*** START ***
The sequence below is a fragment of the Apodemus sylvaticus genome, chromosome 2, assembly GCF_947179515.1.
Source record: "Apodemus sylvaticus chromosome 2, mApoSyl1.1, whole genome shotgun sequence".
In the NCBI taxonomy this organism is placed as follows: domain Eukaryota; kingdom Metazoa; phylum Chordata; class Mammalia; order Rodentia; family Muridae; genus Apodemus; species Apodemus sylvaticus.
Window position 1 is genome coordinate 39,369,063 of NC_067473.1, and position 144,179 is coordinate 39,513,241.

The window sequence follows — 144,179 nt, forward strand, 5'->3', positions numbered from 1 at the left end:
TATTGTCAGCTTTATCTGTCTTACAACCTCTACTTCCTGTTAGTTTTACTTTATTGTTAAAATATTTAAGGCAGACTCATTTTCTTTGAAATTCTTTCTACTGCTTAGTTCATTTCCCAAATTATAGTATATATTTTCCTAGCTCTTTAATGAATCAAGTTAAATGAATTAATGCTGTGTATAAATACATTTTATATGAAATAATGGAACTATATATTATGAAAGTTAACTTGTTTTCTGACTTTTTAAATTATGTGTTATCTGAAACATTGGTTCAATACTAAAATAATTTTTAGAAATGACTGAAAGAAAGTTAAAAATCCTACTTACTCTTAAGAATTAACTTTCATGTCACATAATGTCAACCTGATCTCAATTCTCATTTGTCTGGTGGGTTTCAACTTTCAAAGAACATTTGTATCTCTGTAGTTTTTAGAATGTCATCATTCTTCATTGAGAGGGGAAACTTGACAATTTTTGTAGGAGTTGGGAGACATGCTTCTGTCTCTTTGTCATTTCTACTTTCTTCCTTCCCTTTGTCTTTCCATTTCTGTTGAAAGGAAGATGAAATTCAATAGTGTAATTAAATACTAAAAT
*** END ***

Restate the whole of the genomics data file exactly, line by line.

The sequence below is a fragment of the Apodemus sylvaticus genome, chromosome 2, assembly GCF_947179515.1.
Source record: "Apodemus sylvaticus chromosome 2, mApoSyl1.1, whole genome shotgun sequence".
In the NCBI taxonomy this organism is placed as follows: domain Eukaryota; kingdom Metazoa; phylum Chordata; class Mammalia; order Rodentia; family Muridae; genus Apodemus; species Apodemus sylvaticus.
Window position 1 is genome coordinate 39,369,063 of NC_067473.1, and position 144,179 is coordinate 39,513,241.

The window sequence follows — 144,179 nt, forward strand, 5'->3', positions numbered from 1 at the left end:
TATTGTCAGCTTTATCTGTCTTACAACCTCTACTTCCTGTTAGTTTTACTTTATTGTTAAAATATTTAAGGCAGACTCATTTTCTTTGAAATTCTTTCTACTGCTTAGTTCATTTCCCAAATTATAGTATATATTTTCCTAGCTCTTTAATGAATCAAGTTAAATGAATTAATGCTGTGTATAAATACATTTTATATGAAATAATGGAACTATATATTATGAAAGTTAACTTGTTTTCTGACTTTTTAAATTATGTGTTATCTGAAACATTGGTTCAATACTAAAATAATTTTTAGAAATGACTGAAAGAAAGTTAAAAATCCTACTTACTCTTAAGAATTAACTTTCATGTCACATAATGTCAACCTGATCTCAATTCTCATTTGTCTGGTGGGTTTCAACTTTCAAAGAACATTTGTATCTCTGTAGTTTTTAGAATGTCATCATTCTTCATTGAGAGGGGAAACTTGACAATTTTTGTAGGAGTTGGGAGACATGCTTCTGTCTCTTTGTCATTTCTACTTTCTTCCTTCCCTTTGTCTTTCCATTTCTGTTGAAAGGAAGATGAAATTCAATAGTGTAATTAAATACTAAAAT